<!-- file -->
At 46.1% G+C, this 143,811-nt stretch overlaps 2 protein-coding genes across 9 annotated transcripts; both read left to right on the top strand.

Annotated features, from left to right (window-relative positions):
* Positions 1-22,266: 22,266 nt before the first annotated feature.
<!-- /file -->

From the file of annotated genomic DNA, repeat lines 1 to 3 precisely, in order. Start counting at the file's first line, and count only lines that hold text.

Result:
At 46.1% G+C, this 143,811-nt stretch overlaps 2 protein-coding genes across 9 annotated transcripts; both read left to right on the top strand.

Annotated features, from left to right (window-relative positions):
* Positions 1-22,266: 22,266 nt before the first annotated feature.